The Speaker, Mr Trump and the law

Mr Trump is floundering as US President. He attacks anyone who blocks him: women, Mexicans, Muslims, his own party, the media and now the judiciary.  Whether groping, shutting out or insulting, his mode appears to be aggression to all but those who submit.

It is hardly surprising that our Prime Minister tried to befriend him, since Brexit means a good trade deal with the US is vital. But at what cost? Will Donald misread the UK invitation as general support, and be encouraged to continue his obnoxious style of politics? There is a risk that he may do just that.

If the Speaker’s announcement this week – that he wouldn’t allow Mr Trump to speak in the Houses of Parliament – is seen in that context, maybe his action was wise? Mr Speaker made it plain that it is not Trump’s policies he disagrees with, it is his mode of operation: sexist, racist and compromising the independence of the judiciary. Although connected, the Speaker highlighted process not policy.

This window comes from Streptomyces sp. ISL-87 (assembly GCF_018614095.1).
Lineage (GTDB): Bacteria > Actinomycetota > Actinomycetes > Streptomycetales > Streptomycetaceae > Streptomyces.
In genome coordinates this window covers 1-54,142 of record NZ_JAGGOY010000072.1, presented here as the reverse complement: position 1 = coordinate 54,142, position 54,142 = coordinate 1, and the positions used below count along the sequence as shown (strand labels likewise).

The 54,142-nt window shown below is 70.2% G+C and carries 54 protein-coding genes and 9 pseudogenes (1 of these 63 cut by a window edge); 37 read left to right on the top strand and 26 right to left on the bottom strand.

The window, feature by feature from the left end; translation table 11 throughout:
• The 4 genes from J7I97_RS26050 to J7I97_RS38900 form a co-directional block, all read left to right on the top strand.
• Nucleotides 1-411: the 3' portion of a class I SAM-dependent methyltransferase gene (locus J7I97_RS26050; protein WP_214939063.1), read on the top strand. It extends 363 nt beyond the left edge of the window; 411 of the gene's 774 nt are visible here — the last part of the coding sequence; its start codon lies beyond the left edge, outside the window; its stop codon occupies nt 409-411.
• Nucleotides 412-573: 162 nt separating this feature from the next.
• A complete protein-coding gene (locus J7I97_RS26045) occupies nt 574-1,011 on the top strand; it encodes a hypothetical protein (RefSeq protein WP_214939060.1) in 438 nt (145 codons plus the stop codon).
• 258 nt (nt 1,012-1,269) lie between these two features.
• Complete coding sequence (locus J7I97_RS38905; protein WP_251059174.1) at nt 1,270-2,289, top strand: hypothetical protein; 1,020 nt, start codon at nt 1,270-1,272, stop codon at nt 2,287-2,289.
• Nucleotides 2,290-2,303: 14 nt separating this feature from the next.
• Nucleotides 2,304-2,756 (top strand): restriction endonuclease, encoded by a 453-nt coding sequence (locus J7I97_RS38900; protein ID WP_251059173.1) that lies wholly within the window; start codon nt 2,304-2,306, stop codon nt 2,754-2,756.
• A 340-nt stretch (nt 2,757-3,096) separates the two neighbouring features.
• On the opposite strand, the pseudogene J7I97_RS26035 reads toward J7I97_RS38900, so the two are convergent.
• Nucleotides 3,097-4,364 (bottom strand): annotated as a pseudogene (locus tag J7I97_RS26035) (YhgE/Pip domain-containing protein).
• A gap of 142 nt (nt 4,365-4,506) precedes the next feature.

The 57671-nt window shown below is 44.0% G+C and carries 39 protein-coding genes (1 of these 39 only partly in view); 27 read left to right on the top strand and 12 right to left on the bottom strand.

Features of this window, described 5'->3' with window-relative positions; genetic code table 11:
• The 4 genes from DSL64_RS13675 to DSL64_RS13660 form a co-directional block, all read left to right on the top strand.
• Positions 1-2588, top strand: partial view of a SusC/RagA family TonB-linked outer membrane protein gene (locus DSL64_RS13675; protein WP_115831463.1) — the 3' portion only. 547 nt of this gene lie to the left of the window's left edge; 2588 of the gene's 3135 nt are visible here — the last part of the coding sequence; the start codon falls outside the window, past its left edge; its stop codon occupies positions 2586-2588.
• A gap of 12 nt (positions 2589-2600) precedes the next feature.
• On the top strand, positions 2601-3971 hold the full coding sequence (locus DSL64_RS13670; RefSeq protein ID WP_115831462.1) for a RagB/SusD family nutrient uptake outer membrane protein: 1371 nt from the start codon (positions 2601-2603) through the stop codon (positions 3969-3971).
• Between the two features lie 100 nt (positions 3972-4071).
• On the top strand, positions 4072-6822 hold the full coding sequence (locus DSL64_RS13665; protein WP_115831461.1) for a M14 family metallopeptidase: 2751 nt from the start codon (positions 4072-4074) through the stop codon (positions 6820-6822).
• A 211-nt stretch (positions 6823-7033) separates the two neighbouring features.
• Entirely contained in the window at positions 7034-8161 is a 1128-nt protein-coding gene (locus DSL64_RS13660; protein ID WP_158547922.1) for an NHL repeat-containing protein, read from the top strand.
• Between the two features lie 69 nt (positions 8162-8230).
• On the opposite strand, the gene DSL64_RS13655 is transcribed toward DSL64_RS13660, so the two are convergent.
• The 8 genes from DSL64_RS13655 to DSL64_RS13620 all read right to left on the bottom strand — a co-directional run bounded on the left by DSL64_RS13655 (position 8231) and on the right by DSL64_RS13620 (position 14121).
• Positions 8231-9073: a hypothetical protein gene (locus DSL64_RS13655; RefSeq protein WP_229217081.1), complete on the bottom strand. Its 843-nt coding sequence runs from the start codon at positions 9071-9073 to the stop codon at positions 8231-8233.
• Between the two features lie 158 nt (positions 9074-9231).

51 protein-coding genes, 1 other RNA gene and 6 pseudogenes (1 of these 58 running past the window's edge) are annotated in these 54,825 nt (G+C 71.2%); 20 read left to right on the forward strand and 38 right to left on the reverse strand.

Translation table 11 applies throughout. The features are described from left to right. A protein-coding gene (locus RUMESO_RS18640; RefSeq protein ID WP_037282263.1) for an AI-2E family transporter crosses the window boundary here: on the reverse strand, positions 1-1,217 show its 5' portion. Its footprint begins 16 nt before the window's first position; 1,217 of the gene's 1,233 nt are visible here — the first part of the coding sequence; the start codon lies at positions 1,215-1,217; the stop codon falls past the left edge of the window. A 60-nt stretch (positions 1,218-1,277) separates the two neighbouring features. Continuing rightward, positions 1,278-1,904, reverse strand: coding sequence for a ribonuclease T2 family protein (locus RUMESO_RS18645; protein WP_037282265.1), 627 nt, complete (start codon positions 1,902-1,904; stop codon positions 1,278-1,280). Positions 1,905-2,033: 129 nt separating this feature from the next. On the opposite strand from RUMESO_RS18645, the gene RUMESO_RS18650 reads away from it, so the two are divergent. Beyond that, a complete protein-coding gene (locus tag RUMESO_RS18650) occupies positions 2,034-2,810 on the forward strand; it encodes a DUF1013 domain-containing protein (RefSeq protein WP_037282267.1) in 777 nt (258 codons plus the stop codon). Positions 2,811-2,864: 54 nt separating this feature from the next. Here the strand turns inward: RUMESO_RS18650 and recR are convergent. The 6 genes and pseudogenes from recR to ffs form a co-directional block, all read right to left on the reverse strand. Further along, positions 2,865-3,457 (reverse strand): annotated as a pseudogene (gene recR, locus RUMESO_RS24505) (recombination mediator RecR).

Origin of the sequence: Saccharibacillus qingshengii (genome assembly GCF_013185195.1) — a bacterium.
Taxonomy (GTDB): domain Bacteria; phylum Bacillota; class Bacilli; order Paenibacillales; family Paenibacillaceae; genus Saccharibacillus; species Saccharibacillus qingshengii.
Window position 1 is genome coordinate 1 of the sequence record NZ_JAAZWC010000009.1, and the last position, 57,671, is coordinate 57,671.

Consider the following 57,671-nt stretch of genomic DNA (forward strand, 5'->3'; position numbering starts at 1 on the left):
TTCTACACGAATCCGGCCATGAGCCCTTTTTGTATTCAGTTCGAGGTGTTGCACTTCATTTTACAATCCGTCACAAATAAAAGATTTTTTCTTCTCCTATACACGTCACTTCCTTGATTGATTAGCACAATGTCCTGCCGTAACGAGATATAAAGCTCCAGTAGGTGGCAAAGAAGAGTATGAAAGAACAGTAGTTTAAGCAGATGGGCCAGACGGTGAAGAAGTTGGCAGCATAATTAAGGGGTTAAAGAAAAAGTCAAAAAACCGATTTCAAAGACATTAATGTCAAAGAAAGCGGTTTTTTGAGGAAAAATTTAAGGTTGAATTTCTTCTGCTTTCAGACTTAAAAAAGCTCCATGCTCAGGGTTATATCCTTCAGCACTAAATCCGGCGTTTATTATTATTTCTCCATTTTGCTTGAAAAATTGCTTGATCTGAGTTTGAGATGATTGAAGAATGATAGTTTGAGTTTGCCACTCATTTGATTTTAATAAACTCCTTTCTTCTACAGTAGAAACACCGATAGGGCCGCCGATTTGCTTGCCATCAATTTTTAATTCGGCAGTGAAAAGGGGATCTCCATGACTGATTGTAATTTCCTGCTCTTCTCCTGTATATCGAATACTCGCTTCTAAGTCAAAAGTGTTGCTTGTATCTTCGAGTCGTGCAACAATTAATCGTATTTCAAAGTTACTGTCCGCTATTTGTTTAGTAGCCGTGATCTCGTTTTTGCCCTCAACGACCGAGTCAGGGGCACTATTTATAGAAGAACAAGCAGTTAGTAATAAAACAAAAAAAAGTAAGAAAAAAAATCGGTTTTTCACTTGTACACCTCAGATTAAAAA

Arguably the lying in this new style of politics is not as serious as his assumption that he is above the law. When Donald told stories about groping women, he was boasting about committing crimes and then dismissed it as mere locker-room talk. Rebecca Solnit describes him as patriarchy unbuttoned. Why was talk of assault not more embarrassing to him? Perhaps because his form of narcissism means he sees himself as bigger than social norms, conventions and even the law. 

The big question for me is can Donald Trump learn to do politics in a way that avoids the abuse of power, i.e., is legal and respectful of others. If our Speaker has given him a jolt and made him think twice about what he is doing, then he will be doing the whole world a service. I can appreciate why he thought it was worth a try.